una resonancia magnética – in English Please?


Say what???

I somehow made my way to the gate on time, after sleeping in and the hotel alarm not going off. I was heading back to South America from boarding school. It was always a dreadful few flights.

As the 2nd airplane finally levelled off, the pain hit me, it was extreme, it felt like my head was being compressed by a meat cleaver. Tears rolled down my face, I couldn’t move, the pain was unbearable. I searched my bag, I always carried around advil, as I was rummaging, the flight attendant came by, she looked at me, and asked if I was o.K. I tried explaining in as few words as possible. The pain was excruciating to talk. She ran to the front and came back with sinutab. I took it, and an Advil.

Then the ice began to come by in packs. My eyes were bruising quickly, it looked like I had been punched. I was grateful for the relief the ice gave me, and for the kindness of the flight attendant.

We began to descend, and I felt the hot burning pain along my sinuses, my nose and ears. It was unbearable. I just kept thinking, my Father would be right at the entrance for me, we can go to the hospital.

They asked me to stay seated, my nose began to bleed, we had landed. I needed help getting up, my Father was standing right at the terminal gate (thank goodness for one of the best diplomatic perks, my Father was always allowed to be escorted right to the plane door). He looked at me, his eyes were a little wild. He radioed the driver, and as we walked to get my luggage, I was handed more ice from an airport employee.

We drove home, my Mother sent me to bed, and then, I gather my Father made arrangements for me to see a specialist the next day. It was a very long 24 hr wait.

The next day, we headed out for a round of appointments. As we went through the worst part of the bareos, we arrived at a tiny little office building, we entered, and we were greeted and ushered into  room. I could barely think in English, let alone figure out what anyone was saying in Spanish. My Father was at the office, my Mother was giving me instructions.

I pulled down my pants, and received the biggest and most painful needle.

The Spanish was swirling in my head, as I pulled up my pants, there was more commotion. We drove home, and my Mother instructed me that I was getting a test the next day. The pain began to subside, as the anti-inflammatory kicked in. I was tired.

I don’t know how I fell asleep, but I ended up getting some shuteye.

I was woken up by my Father, who was already dressed in his work clothes. He told me to get up, and wear something easy to get on and off. I was kind of confused, maybe it was a good thing.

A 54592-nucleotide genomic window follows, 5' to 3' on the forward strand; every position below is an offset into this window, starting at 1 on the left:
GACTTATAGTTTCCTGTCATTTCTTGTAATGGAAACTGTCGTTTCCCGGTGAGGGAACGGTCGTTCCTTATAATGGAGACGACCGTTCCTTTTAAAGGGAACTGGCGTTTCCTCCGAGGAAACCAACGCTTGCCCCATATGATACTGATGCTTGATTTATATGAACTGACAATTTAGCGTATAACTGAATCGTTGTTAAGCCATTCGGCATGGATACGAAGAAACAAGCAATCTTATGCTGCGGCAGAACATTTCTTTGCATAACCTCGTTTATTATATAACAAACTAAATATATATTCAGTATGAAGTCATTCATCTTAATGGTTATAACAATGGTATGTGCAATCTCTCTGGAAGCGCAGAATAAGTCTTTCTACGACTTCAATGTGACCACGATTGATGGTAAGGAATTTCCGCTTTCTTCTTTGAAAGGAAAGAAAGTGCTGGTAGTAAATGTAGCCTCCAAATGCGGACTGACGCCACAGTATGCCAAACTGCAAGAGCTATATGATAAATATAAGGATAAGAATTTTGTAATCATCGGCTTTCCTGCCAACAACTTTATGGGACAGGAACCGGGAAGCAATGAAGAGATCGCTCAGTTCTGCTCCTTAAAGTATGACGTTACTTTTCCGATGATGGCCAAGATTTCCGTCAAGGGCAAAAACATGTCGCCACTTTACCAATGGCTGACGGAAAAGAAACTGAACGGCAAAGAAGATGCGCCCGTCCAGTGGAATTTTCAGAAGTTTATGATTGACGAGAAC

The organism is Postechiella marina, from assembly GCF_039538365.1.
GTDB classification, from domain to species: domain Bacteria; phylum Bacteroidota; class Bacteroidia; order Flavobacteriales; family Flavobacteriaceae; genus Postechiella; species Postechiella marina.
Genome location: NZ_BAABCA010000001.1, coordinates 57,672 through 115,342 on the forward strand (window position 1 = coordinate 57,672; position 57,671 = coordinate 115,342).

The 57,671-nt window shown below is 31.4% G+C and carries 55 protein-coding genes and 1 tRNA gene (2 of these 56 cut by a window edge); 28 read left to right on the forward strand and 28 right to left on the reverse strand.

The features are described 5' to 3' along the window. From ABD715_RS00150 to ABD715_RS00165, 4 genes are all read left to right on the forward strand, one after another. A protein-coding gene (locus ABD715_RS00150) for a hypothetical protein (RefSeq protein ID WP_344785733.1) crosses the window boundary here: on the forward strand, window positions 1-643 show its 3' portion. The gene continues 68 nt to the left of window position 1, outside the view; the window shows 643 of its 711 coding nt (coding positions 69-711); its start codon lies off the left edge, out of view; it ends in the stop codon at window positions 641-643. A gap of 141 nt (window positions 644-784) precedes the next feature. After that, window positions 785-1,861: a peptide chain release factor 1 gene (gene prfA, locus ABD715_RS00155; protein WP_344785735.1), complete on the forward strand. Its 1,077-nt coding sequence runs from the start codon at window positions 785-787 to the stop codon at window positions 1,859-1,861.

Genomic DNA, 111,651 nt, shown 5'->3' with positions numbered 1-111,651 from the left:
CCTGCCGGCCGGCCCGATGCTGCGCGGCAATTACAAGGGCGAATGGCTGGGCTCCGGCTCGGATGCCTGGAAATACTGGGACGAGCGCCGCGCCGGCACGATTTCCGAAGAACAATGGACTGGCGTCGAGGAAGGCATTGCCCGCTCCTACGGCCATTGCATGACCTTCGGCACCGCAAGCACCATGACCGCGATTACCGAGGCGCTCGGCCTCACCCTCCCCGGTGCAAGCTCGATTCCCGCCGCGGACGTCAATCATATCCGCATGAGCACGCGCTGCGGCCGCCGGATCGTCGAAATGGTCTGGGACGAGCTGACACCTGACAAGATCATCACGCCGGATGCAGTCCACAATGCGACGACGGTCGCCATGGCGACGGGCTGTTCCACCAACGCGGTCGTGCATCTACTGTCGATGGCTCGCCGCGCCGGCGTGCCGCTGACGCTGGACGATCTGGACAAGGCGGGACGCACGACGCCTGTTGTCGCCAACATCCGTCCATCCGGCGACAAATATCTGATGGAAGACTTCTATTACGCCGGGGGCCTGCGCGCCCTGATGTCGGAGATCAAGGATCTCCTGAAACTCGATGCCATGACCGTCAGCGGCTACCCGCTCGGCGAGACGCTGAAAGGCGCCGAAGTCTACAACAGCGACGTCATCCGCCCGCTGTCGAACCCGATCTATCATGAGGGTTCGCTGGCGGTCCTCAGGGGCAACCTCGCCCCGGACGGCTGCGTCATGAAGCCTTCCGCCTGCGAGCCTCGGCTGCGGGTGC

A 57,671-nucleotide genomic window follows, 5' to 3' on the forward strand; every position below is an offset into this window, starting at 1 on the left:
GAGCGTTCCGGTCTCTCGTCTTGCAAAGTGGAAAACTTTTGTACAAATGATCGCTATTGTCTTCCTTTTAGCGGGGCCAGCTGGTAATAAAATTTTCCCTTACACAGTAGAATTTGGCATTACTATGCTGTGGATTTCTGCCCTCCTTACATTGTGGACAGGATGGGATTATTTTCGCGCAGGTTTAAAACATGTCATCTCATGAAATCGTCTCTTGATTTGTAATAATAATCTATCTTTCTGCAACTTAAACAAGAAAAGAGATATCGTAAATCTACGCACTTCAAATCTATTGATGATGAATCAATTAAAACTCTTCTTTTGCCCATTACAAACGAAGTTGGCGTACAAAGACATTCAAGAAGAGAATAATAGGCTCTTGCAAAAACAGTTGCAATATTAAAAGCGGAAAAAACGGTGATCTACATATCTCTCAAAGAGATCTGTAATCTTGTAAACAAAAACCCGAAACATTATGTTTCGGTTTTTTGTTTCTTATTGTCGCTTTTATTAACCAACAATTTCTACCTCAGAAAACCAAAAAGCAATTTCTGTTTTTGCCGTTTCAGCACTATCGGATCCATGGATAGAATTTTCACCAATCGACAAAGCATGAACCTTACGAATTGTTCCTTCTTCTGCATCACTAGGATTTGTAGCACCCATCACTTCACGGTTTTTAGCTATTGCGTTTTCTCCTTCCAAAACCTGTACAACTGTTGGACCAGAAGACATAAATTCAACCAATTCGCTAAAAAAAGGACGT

When we reached our destination, we had arrived in a beautiful private facility.I had never seen a more beautiful medical facility. We were ushered into a room, I was handed a smock.

I was then ushered into a crazy room with an MRI machine, except, I was to lay flat on my stomach, with my face on a cutout. It was just about the scariest looking contraption I have ever seen. I tried not to panic as I lay on my stomach and I was being strapped down. My mind blanked out, i was getting instructions in Spanish, I began to cry, i was so confused. I began to cry out, and was in full panic mode. My Spanish went out the window, I had no idea what the instructions were. My Father’s voice came on, his voice was soothing, he was interpreting for the technician. I lay still, I laid there as I went in the tube, and it went black.

Never been so grateful for my Father’s cool collected language skills than I was at that moment!


5 Key Lessons


My Father was 51 when he passed away, he was still working, and had planned his second career. I didn’t talk about death with him, I was in my teens, and frankly, I didn’t want to believe he was dying.

After working through a great deal of my grief, and facing my own death (I will get to that on another post), I have learned 5 key things from the way he lived.

1. My Father was an optomist to a fault. He never ever saw the glass as half empty, I am not sure how he managed it through his career, but he was always upbeat and amazingly positive. He once told me, that nothing good can come out of being in a bad mood.

2. This is a big one, I truly believe my Father had it in his head that he would die young, because of that, he saw every single country he wanted. I don’t think he died believing there was one last country he needed to see. I didn’t appreciate that until a few years ago, when I realized, I was working so much that I wasn’t having my own adventures.

3. He treated everyone the way he wanted to be treated. An incredibly gracious man, he knew everyone’s name, from the man who came to pick up the garbage in his office, to the people who worked in the cafeteria at work. He wasn’t a chit chatter, but he always stopped to say hello and acknowledge everyone around him.

4. Only speak when it is really important. I still have to learn this one. He had a reputation for sitting in a meeting, silently, and then waiting for a lull, and saying the one crucial thing that needed to be said.

5. Always say I love You. No matter how angry, hungry, or tired, he never ended a phone conversation, or left on a business trip without telling each one of us kids, or my Mother that he loved us. I can still remember being at boarding school, and he was about to leave on a business trip, and he called me, just to say “I love you”. We weren’t even living on the same continent, but he felt that he needed to call me to tell me that.

Is there a lesson you have learned?